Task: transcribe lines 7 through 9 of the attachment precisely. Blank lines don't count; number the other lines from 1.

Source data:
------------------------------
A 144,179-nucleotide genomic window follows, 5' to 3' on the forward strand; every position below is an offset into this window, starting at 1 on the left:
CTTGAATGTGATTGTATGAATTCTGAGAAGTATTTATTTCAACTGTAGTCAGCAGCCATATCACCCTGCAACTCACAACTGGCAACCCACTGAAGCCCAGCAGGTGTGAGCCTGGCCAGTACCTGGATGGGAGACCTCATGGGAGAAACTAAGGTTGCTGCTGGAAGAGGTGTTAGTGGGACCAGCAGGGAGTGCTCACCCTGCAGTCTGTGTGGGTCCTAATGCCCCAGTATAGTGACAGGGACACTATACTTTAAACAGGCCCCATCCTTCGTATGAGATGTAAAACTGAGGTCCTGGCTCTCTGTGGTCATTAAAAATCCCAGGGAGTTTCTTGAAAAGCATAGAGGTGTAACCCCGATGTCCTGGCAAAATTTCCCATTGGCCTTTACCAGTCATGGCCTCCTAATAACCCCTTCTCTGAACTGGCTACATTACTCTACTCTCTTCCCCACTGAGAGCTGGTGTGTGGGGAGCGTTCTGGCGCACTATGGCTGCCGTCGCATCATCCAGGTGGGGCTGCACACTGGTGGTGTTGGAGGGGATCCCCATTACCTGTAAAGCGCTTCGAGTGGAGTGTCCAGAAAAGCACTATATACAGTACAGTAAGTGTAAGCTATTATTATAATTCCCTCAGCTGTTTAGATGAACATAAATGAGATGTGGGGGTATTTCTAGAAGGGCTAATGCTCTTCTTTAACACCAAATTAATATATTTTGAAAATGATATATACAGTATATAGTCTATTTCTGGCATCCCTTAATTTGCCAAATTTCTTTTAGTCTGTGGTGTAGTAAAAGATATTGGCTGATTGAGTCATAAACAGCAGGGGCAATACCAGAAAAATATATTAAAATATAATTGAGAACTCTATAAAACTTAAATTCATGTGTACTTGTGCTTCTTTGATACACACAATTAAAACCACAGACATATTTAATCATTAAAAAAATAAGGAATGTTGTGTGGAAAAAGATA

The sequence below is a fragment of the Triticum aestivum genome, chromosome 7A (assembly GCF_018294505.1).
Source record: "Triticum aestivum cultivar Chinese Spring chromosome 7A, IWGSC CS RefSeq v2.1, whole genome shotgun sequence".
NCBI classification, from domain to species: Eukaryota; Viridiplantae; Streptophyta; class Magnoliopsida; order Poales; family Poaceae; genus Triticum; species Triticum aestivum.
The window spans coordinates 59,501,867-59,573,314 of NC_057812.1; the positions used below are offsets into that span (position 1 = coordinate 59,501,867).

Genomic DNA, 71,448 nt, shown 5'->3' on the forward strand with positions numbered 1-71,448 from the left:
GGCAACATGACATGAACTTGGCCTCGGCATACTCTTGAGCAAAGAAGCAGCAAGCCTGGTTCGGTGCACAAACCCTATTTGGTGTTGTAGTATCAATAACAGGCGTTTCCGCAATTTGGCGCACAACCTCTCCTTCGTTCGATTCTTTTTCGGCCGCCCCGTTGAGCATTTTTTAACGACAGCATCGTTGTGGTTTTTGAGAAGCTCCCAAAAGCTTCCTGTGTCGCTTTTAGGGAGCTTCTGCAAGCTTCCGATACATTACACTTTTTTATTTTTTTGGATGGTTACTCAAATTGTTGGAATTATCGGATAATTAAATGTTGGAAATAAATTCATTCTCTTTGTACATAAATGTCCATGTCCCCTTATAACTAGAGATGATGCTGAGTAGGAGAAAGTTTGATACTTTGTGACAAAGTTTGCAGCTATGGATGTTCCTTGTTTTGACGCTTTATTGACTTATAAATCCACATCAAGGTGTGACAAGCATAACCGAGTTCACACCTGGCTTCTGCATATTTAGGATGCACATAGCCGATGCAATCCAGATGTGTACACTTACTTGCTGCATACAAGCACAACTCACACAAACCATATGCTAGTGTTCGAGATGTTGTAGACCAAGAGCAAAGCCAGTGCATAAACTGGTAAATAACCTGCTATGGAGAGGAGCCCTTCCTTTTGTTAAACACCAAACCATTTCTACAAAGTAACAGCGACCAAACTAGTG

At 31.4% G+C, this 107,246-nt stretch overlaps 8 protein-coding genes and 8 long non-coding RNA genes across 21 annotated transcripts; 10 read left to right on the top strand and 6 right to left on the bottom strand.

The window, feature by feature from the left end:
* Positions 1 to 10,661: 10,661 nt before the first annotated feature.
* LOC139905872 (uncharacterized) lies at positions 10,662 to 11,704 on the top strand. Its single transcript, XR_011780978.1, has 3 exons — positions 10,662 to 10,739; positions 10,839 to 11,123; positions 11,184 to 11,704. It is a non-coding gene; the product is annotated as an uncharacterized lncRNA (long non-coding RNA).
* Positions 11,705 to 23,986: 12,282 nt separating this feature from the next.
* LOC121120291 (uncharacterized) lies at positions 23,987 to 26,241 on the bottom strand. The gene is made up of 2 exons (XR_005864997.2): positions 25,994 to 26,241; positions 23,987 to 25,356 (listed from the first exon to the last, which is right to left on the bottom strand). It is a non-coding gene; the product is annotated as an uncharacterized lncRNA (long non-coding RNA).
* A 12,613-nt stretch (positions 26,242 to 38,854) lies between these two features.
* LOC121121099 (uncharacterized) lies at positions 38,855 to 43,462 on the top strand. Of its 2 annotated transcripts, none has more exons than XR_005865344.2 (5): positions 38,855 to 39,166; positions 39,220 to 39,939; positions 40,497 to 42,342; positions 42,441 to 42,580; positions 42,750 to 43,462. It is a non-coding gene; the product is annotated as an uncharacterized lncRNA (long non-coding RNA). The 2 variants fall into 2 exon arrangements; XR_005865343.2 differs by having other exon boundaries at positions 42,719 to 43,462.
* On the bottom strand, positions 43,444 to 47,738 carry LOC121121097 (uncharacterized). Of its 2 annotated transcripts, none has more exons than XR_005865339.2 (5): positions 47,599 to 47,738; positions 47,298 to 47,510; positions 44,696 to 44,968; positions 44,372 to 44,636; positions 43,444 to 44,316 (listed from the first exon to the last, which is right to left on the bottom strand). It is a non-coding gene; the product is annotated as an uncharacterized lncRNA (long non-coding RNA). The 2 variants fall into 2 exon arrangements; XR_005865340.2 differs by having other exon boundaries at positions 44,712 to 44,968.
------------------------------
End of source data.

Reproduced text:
Genomic DNA, 71,448 nt, shown 5'->3' on the forward strand with positions numbered 1-71,448 from the left:
GGCAACATGACATGAACTTGGCCTCGGCATACTCTTGAGCAAAGAAGCAGCAAGCCTGGTTCGGTGCACAAACCCTATTTGGTGTTGTAGTATCAATAACAGGCGTTTCCGCAATTTGGCGCACAACCTCTCCTTCGTTCGATTCTTTTTCGGCCGCCCCGTTGAGCATTTTTTAACGACAGCATCGTTGTGGTTTTTGAGAAGCTCCCAAAAGCTTCCTGTGTCGCTTTTAGGGAGCTTCTGCAAGCTTCCGATACATTACACTTTTTTATTTTTTTGGATGGTTACTCAAATTGTTGGAATTATCGGATAATTAAATGTTGGAAATAAATTCATTCTCTTTGTACATAAATGTCCATGTCCCCTTATAACTAGAGATGATGCTGAGTAGGAGAAAGTTTGATACTTTGTGACAAAGTTTGCAGCTATGGATGTTCCTTGTTTTGACGCTTTATTGACTTATAAATCCACATCAAGGTGTGACAAGCATAACCGAGTTCACACCTGGCTTCTGCATATTTAGGATGCACATAGCCGATGCAATCCAGATGTGTACACTTACTTGCTGCATACAAGCACAACTCACACAAACCATATGCTAGTGTTCGAGATGTTGTAGACCAAGAGCAAAGCCAGTGCATAAACTGGTAAATAACCTGCTATGGAGAGGAGCCCTTCCTTTTGTTAAACACCAAACCATTTCTACAAAGTAACAGCGACCAAACTAGTG

At 31.4% G+C, this 107,246-nt stretch overlaps 8 protein-coding genes and 8 long non-coding RNA genes across 21 annotated transcripts; 10 read left to right on the top strand and 6 right to left on the bottom strand.